• Biardeau, Madeleine. Histoires des poteaux: Variations védiques autour de la Déesse hindoue. Chicago: University of Chicago Press, 2004.

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    More than Biardeau’s modest essay in Hiltebeitel 1989, this magnum opus brings Sanskrit epics, Great Goddess, Vedic ritualism, (South Indian) village ethnography, royal iconography, and buffalo sacrifices into a coherent unified understanding of Hinduism around this demon devotee thematic, whose multiforms including Bhairava are often (mis-)represented as “tribal” posts and stones.

  • Chalier-Visuvalingam, Elizabeth. “Bhairava’s Royal Brahmanicide: The Problem of the Mahābrāhmaṇa.” In Criminal Gods and Demon Devotees: Essays on the Guardians of Popular Hinduism. Edited by Alf Hiltebeitel, 157–229. Albany: State University of New York Press, 1989.

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    Beginning with an overview, this long essay addresses origin myth, Kāpālika doctrine and practice, the relation to Viṣṇu compared to Dionysos-Apollo, Brahmā’s fifth head, antecedents in Vedic dīkṣita and royal Indra, scapegoat role in Benares, underlying sacrificial ideology, radical tantricism, outsider status, implications for Vedic-Hindu pantheon, and contemporary developments.

  • Erndl, Kathleen M. “Rapist or Bodyguard, Demon or Devotee: Images of Bhairo in the Mythology and Cult of Vaiṣṇo Devī.” In Criminal Gods and Demon Devotees: Essays on the Guardians of Popular Hinduism. Edited by Alf Hiltebeitel, 239–250. Albany: State University of New York Press, 1989.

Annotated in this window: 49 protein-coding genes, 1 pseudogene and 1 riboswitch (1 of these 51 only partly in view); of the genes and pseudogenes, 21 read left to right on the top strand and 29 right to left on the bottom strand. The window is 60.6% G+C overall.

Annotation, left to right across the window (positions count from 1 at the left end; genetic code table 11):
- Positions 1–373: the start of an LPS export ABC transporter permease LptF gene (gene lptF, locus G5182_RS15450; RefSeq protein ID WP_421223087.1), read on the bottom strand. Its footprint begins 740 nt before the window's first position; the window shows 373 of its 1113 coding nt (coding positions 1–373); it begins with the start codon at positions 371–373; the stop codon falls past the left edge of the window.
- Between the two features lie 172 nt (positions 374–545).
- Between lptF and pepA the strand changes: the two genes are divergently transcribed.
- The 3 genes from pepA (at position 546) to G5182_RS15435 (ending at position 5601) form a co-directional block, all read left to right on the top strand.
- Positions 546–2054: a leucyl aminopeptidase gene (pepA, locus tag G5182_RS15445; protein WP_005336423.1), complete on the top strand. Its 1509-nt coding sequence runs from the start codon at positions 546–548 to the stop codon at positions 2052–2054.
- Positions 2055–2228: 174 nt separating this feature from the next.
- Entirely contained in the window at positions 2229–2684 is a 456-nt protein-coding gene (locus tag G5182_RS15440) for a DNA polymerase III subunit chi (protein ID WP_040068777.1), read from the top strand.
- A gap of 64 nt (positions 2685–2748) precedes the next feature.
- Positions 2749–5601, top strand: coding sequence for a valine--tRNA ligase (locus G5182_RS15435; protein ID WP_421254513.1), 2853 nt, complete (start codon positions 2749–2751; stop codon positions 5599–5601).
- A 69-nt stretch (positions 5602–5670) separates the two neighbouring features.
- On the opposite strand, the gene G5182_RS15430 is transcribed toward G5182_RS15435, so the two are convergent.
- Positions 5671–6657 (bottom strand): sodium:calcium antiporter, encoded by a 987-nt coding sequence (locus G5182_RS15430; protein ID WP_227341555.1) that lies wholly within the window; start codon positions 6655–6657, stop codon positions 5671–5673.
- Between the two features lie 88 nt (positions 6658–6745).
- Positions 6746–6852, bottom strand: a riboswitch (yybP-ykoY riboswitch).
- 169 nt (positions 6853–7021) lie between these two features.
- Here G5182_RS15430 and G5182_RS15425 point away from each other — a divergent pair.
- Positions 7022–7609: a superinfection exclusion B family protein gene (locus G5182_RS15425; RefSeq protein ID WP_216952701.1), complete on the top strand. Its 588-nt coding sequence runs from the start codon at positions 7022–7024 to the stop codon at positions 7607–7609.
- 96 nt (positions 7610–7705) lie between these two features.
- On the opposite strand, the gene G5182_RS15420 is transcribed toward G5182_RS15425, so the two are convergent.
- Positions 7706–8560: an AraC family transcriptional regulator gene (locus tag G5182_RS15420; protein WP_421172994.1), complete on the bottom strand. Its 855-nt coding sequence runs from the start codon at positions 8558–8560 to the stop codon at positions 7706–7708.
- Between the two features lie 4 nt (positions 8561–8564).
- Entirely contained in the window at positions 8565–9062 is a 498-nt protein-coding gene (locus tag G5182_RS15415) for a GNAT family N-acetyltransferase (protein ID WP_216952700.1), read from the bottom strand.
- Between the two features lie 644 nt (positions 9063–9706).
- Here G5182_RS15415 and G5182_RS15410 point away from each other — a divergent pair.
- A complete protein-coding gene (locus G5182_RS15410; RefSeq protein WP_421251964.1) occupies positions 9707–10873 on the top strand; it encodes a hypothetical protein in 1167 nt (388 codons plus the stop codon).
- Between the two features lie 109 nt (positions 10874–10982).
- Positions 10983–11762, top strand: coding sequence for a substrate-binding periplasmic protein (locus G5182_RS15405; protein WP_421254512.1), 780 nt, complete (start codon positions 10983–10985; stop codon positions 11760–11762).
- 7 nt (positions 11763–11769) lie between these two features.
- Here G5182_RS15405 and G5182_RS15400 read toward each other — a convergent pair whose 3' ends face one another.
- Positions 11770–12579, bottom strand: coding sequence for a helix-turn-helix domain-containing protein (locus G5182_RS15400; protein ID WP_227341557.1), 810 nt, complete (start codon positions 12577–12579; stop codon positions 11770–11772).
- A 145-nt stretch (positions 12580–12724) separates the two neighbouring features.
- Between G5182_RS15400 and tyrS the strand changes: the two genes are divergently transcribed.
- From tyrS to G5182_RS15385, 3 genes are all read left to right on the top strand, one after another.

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    Erndl shows how this mythic cycle juxtaposes the conflicting images of the goddess: apparently chaste and benign in the public Vaiṣṇava pilgrimage cult and bloodthirsty in the left-handed tantricism exemplified by her would-be rapist Bhairava-nātha.

  • Hiltebeitel, Alf, ed. Criminal Gods and Demon Devotees: Essays on the Guardians of Popular Hinduism. Albany: State University of New York Press, 1989.

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    Individual monographs adapted to the particularities of the worship of Bhairava (-like divinities) in specific regions, texts, festivals, and contexts hardly do justice to his many-sidedness. This collection has the merit of posing the theological problem of evil within the empirical (as opposed to simply speculative) framework of anthropological fieldwork.